A range of strategies have been used to address the sharp increase in demand because of distancing measures, both due to increased uptake of existing benefits and introduction of new benefits. Some LMICs have shifted to digital channels for rapid enrolment, and where surge capacity is a challenge, registrations are being facilitated by CSOs particularly for vulnerable communities with low-levels of literacy and internet access. Some countries are piggybacking on existing databases to proactively enrol beneficiaries.
Successful recovery and reform interventions after a crisis
A shock is an opportunity to build system resilience in the future. Learning from changes made during a crisis can be used to inform preparedness measures and strengthen the entire system for the future.
In post-Ebola Sierra Leone, efforts to develop a robust social protection system accelerated – with international donor support – including strengthening the social protection information system, providing income support, and streamlining delivery systems. Cash alone was not sufficient and needed to be linked to other complementary services to strengthen livelihoods and build resilience. Public works could also potentially have a role to play in the recovery phase of crisis.
Key issues and research gaps identified in the rapid review included:
The need to understand the extent of existing coverage for affected groups, including how impacts are likely to vary across groups depending on age, gender, socio-economic status, household composition, nature of employment, sector of economic activity, and location?
What are the strengths of existing systems and capacities to scale-up social protection to newly vulnerable households, including whether information systems are appropriate and registration channels feasible in the context of literacy levels, infrastructure availability, and frontline capacity?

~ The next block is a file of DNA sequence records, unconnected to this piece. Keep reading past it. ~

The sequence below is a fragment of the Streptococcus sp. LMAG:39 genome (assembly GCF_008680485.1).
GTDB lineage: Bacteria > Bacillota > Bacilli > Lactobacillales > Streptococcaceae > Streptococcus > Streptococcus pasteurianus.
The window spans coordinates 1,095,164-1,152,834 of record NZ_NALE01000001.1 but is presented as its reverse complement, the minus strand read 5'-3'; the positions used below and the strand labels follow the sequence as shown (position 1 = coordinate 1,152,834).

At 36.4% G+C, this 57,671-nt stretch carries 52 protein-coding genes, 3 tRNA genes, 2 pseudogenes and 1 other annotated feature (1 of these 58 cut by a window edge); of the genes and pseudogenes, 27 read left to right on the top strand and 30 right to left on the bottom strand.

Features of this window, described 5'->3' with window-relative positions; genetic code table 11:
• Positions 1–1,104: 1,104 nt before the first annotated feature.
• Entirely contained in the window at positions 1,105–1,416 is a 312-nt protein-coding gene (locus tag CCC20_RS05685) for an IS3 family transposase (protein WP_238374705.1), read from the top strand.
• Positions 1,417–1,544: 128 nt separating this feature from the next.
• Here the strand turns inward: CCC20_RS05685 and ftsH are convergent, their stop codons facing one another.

The Maintains programme will explore some of these issues further in its study countries, and try to propose practical solutions that would be applicable in across other similar contexts and regions.
The full rapid literature review can be found here.
The literature review was authored by Madhumitha Hebbar, Poverty and Social Protection Consultant, OPM and Laura Phelps, Independent Consultant, Humanitarian Cash and Shock-Responsive Social Protection. This summary was authored by Nick Hooton, Research Uptake Strategic Advisor for Maintains.
All Maintains evidence and articles relating to COVID-19 can be found here.
Maintains aims to save lives and reduce suffering for people in developing countries affected by shocks such as pandemics, floods, droughts, and population displacement. This five-year programme, spanning 2018–2023, is building a strong evidence base on how health, education, nutrition, and social protection systems can respond more quickly, reliably, and effectively to changing needs during and after shocks, whilst also maintaining existing services. With evidence gathered from six focal countries – Bangladesh, Ethiopia, Kenya, Pakistan, Sierra Leone, and Uganda – Maintains is working to inform policy and practice globally. It also provides technical assistance to support practical implementation.
This output has been funded by UK aid from the UK government; however, the views expressed do not necessarily reflect the UK government’s official policies. Maintains is implemented through a consortium led by Oxford Policy Management www.opml.co.uk.